1. Aug 11, 2011

### issacnewton

Hi

In QM books , people talk about complete basis. I was checking some linear algebra books.
Of course , we have a concept of basis in linear algebra. But these books nowhere talk
about "complete" basis. Maybe math people have some more technical term for that.
Check wikipedia article here
if we search for the word "complete" , there is one word there, which is a hyperlink to the
in my opinion , physicists should stick to the terminology commonly used in
mathematics , so that there is no confusion when we read math books.
mathematics is the language of physics.

thanks

Last edited: Aug 11, 2011
2. Aug 11, 2011

### HallsofIvy

Staff Emeritus

Being "Cauchy Complete" (your second link) has nothing to do with what basis you use so I don't believe that is meant. I am not an expert here but I suspect it just means a basis for the entire space rather than just a "partial" basis that would span a subspace.

3. Aug 11, 2011

### issacnewton

hi, so physicists are being sloppy with the language ?

4. Aug 11, 2011

### mikeph

5. Aug 11, 2011

### Staff: Mentor

That's how I understand it.

6. Aug 11, 2011

### issacnewton

fixed :tongue:

7. Aug 11, 2011

### issacnewton

would it not be better for physicists to stick to the terminology used by mathematicians ?
after reading physics books, if I want to understand the math concepts , its easier if physics community sticks to the same terminology

8. Aug 11, 2011

### jewbinson

"partial basis"...?

In all topics of maths I am aware of (in particular vector spaces and other topics of algebra), the definition of basis is a set that spans the main set (e.g. linear combination of elements of the basis form the vector space V), and also all of the elements of the basis are linearly independent from one another.

A basis MUST be both linearly independent and span the vector space V.

9. Aug 11, 2011

### issacnewton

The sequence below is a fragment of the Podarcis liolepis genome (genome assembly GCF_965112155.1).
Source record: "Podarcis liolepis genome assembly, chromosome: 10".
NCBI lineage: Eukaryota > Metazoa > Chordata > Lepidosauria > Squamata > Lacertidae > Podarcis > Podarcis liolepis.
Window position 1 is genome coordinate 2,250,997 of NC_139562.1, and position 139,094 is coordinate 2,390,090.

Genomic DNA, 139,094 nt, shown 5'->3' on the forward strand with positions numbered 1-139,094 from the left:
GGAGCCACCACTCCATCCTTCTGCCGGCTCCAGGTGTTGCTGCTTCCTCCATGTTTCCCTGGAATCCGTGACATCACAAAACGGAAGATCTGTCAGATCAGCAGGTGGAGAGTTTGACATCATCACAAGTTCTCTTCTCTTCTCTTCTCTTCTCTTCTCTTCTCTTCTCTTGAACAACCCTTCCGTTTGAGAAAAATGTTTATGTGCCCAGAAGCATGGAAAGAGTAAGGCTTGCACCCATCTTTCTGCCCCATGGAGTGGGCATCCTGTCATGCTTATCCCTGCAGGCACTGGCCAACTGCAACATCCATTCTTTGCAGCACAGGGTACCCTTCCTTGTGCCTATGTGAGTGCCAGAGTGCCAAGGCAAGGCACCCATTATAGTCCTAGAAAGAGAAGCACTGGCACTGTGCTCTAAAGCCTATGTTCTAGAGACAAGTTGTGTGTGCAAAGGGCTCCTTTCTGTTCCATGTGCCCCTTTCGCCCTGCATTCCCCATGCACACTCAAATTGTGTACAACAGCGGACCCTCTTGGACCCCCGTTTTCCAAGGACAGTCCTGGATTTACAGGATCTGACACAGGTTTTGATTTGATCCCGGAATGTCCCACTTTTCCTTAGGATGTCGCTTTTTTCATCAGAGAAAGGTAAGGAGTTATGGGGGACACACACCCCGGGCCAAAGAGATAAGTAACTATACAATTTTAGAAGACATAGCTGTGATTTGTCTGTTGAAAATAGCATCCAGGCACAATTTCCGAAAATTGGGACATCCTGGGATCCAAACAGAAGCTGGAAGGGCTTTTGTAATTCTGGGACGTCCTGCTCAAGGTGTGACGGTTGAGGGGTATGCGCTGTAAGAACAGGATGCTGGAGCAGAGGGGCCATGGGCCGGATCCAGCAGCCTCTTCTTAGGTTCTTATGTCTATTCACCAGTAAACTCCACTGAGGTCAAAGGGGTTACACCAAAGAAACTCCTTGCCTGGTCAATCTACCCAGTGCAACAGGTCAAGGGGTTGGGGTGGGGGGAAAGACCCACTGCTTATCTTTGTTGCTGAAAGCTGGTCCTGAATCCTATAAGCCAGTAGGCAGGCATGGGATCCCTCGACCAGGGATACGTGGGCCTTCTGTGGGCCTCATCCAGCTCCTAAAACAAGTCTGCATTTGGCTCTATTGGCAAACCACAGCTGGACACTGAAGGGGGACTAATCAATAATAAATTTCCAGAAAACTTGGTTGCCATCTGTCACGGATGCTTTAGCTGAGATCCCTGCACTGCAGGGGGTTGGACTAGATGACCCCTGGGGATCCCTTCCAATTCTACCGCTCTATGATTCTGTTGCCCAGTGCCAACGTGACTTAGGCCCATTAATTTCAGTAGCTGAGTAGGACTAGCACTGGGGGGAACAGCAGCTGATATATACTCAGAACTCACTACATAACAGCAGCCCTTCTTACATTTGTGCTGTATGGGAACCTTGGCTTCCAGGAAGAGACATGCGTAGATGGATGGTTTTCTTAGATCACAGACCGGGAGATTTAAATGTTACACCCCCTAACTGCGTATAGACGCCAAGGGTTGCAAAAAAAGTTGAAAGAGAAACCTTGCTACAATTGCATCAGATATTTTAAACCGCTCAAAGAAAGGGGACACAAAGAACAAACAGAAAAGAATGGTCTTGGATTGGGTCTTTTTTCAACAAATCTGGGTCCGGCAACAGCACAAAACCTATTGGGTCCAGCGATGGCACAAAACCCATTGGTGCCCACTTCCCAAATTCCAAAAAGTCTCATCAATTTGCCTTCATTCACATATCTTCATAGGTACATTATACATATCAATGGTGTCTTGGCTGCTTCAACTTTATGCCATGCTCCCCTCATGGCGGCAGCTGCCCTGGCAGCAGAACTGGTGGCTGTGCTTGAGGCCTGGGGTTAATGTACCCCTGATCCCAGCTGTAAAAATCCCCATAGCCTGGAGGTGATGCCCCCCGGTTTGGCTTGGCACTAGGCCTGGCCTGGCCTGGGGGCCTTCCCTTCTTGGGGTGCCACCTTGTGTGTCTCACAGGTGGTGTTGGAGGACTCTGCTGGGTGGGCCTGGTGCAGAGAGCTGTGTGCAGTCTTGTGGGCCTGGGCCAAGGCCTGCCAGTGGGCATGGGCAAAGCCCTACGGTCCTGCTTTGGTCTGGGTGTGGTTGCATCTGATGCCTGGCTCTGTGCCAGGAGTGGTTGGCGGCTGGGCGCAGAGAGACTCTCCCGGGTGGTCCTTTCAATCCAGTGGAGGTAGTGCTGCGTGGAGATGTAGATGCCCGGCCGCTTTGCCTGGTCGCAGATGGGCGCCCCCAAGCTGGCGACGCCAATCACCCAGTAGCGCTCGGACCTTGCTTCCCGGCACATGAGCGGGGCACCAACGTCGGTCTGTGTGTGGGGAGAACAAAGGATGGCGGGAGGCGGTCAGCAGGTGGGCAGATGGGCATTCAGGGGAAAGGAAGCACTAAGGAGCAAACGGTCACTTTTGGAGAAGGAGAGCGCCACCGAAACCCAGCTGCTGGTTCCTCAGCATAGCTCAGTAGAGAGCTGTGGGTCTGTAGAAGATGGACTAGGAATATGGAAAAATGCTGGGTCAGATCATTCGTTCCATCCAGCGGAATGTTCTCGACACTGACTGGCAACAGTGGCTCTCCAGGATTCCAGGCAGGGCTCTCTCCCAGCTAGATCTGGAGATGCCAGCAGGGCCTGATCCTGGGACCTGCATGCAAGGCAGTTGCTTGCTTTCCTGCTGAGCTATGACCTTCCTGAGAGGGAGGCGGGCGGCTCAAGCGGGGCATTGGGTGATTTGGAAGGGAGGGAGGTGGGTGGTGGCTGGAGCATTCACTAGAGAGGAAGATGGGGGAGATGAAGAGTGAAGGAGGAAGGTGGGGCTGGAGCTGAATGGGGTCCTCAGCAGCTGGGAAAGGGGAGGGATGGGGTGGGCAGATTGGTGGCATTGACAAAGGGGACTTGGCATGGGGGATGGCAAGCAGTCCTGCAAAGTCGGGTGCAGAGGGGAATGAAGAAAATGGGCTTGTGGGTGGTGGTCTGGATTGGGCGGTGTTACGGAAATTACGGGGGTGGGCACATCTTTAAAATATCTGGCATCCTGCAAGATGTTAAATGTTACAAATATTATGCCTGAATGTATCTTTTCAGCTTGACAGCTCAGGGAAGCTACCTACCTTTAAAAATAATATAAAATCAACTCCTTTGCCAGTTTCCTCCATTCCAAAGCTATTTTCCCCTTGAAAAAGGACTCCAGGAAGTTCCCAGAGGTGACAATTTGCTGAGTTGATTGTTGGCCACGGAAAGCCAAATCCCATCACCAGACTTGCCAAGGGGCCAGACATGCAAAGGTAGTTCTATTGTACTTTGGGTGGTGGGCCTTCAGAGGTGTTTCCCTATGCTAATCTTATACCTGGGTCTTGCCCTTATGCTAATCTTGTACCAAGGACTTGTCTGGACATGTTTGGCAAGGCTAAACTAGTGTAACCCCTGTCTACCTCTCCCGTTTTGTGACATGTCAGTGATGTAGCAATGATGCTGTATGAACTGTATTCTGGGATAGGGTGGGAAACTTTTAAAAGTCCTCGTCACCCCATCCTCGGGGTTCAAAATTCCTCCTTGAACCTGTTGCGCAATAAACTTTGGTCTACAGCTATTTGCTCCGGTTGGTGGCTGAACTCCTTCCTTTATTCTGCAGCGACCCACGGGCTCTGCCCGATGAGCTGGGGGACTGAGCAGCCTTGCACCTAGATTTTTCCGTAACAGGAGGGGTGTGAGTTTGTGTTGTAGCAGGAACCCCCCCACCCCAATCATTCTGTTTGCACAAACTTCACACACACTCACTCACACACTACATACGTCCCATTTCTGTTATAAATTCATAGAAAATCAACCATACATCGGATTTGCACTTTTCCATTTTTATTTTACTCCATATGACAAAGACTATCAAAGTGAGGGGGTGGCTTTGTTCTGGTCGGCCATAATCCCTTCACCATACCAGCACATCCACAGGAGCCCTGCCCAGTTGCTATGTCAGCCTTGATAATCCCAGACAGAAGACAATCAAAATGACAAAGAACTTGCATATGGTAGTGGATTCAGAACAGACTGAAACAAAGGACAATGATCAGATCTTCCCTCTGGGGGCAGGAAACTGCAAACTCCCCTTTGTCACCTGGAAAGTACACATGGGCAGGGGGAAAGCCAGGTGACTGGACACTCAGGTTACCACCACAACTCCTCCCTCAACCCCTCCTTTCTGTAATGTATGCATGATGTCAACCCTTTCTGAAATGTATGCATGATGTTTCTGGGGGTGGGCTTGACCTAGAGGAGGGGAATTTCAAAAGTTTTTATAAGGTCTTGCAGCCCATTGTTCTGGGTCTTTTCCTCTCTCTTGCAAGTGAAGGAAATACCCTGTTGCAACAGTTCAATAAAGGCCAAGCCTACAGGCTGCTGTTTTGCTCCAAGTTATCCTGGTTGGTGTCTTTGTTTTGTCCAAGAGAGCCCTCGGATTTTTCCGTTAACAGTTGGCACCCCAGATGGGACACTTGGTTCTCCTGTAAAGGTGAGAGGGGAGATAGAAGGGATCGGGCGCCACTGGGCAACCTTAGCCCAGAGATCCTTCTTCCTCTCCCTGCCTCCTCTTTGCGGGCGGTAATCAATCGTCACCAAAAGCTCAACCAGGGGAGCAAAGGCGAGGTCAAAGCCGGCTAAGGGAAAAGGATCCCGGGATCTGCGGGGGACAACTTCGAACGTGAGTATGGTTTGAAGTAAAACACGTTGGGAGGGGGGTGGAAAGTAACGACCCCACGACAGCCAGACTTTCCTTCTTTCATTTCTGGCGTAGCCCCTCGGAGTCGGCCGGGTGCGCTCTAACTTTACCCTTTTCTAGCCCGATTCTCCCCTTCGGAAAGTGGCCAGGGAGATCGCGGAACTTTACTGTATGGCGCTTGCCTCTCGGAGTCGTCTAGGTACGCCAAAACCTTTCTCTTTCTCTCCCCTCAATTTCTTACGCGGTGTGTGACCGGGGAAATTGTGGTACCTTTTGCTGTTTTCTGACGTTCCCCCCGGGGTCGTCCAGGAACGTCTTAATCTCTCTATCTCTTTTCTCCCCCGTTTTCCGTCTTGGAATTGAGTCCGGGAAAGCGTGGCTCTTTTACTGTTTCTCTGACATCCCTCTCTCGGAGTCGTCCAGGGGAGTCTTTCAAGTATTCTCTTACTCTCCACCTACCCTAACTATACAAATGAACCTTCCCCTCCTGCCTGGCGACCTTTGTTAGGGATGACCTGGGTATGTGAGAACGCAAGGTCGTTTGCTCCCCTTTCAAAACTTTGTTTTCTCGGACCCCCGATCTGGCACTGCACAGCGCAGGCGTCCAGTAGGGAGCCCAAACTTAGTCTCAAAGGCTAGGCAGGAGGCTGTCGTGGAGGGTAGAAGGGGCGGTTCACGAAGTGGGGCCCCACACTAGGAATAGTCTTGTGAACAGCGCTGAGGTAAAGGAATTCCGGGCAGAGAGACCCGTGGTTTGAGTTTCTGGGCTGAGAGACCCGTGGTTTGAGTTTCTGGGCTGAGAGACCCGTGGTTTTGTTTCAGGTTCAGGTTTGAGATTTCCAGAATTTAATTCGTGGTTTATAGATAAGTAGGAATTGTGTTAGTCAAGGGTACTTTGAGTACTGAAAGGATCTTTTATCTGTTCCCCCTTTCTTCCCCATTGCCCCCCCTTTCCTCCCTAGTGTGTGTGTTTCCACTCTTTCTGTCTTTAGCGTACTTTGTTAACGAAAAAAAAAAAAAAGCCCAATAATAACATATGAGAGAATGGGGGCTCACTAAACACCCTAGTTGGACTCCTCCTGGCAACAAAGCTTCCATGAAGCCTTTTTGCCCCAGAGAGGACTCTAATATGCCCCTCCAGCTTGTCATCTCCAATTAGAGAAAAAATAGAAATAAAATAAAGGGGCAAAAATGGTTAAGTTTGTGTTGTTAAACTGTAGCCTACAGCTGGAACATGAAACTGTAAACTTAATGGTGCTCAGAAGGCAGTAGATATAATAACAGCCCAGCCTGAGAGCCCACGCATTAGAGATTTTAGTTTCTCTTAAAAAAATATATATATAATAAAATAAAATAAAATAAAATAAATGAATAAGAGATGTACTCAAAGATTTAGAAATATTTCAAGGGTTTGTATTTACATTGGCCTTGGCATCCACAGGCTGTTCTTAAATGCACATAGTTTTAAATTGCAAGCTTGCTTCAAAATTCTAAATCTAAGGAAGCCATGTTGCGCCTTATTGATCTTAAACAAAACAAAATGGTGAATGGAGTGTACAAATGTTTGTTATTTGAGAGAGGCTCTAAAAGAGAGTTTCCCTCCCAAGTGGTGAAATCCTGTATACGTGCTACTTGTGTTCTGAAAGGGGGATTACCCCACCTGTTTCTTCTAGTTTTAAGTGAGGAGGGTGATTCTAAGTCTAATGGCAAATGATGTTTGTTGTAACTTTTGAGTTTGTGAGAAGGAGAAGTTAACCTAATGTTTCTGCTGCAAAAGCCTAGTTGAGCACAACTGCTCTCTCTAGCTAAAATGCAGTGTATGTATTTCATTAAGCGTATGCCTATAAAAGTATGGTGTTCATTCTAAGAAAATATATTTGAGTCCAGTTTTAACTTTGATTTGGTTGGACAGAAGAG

hi jewbinson, thats what i was confused about. why can't physics books be content by
saying just "basis" instead of "complete basis" since math books give the definition of the basis as you said, period. when one reads the words "complete basis" ,it causes one to wonder if there is also some basis which is not complete

10. Aug 11, 2011

### jewbinson

I don't know. We don't use the term "complete basis" in maths, simple as that. Sorry I can't be of more help.

11. Aug 12, 2011

### Claude Bile

What is probably meant is that the basis vectors span a predefined space, as opposed to a subspace of said predefined space.

In Maths, it is nonsensical to specify a complete basis since the spaces one can define is infinite. In physics though, the number of physically meaningful spaces one can define is quite limited and thus specifying "complete" basis of a predefined space (such as R^3), whilst subject to convention, can be meaningful.

I had to laugh at this. No offence to the poster mind you (who makes a valid point), its just that in my experience, physicists tend to resist mathematicians' influence fairly stubbornly.

Claude.

12. Aug 12, 2011

### issacnewton

thanks claude , makes sense about "complete" basis.

yes physicists tend to resist mathematicians' influence but at what cost ... increasingly
i find it frustrating experience to read physics books , especially when authors give
"proofs" of some theorem , which is related to physics. arguments are often hand waving.

i am currently studying Daniel Velleman's "How to prove it:A structured approach" . its really
enlightening experience. physics depts. should ask their students to take as many pure
math classes as possible. what do you think .

13. Aug 12, 2011